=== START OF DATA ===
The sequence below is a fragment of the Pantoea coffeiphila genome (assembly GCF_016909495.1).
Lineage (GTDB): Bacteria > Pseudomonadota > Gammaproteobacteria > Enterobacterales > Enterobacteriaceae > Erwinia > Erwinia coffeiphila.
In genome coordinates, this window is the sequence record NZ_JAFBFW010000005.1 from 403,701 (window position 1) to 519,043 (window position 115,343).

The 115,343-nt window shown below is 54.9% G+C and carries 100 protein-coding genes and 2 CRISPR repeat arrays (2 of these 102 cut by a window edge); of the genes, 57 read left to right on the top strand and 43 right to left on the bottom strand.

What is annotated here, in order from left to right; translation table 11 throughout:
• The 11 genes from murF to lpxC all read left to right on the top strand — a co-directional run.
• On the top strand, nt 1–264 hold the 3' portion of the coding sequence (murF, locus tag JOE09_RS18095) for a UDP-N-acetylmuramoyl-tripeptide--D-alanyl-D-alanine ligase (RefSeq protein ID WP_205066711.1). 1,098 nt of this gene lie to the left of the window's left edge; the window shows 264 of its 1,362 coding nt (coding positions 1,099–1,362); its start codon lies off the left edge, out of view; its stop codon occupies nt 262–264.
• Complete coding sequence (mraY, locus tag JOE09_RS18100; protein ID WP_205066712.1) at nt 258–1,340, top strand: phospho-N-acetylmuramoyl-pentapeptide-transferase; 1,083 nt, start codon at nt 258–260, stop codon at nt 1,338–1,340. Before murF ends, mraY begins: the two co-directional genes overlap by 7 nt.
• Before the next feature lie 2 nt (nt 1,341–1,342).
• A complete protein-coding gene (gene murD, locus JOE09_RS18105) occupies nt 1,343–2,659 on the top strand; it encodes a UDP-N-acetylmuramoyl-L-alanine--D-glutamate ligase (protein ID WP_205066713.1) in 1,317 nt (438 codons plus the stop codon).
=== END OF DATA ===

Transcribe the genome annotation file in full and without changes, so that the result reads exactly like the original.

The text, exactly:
The sequence below is a fragment of the Pantoea coffeiphila genome (assembly GCF_016909495.1).
Lineage (GTDB): Bacteria > Pseudomonadota > Gammaproteobacteria > Enterobacterales > Enterobacteriaceae > Erwinia > Erwinia coffeiphila.
In genome coordinates, this window is the sequence record NZ_JAFBFW010000005.1 from 403,701 (window position 1) to 519,043 (window position 115,343).

The 115,343-nt window shown below is 54.9% G+C and carries 100 protein-coding genes and 2 CRISPR repeat arrays (2 of these 102 cut by a window edge); of the genes, 57 read left to right on the top strand and 43 right to left on the bottom strand.

What is annotated here, in order from left to right; translation table 11 throughout:
• The 11 genes from murF to lpxC all read left to right on the top strand — a co-directional run.
• On the top strand, nt 1–264 hold the 3' portion of the coding sequence (murF, locus tag JOE09_RS18095) for a UDP-N-acetylmuramoyl-tripeptide--D-alanyl-D-alanine ligase (RefSeq protein ID WP_205066711.1). 1,098 nt of this gene lie to the left of the window's left edge; the window shows 264 of its 1,362 coding nt (coding positions 1,099–1,362); its start codon lies off the left edge, out of view; its stop codon occupies nt 262–264.
• Complete coding sequence (mraY, locus tag JOE09_RS18100; protein ID WP_205066712.1) at nt 258–1,340, top strand: phospho-N-acetylmuramoyl-pentapeptide-transferase; 1,083 nt, start codon at nt 258–260, stop codon at nt 1,338–1,340. Before murF ends, mraY begins: the two co-directional genes overlap by 7 nt.
• Before the next feature lie 2 nt (nt 1,341–1,342).
• A complete protein-coding gene (gene murD, locus JOE09_RS18105) occupies nt 1,343–2,659 on the top strand; it encodes a UDP-N-acetylmuramoyl-L-alanine--D-glutamate ligase (protein ID WP_205066713.1) in 1,317 nt (438 codons plus the stop codon).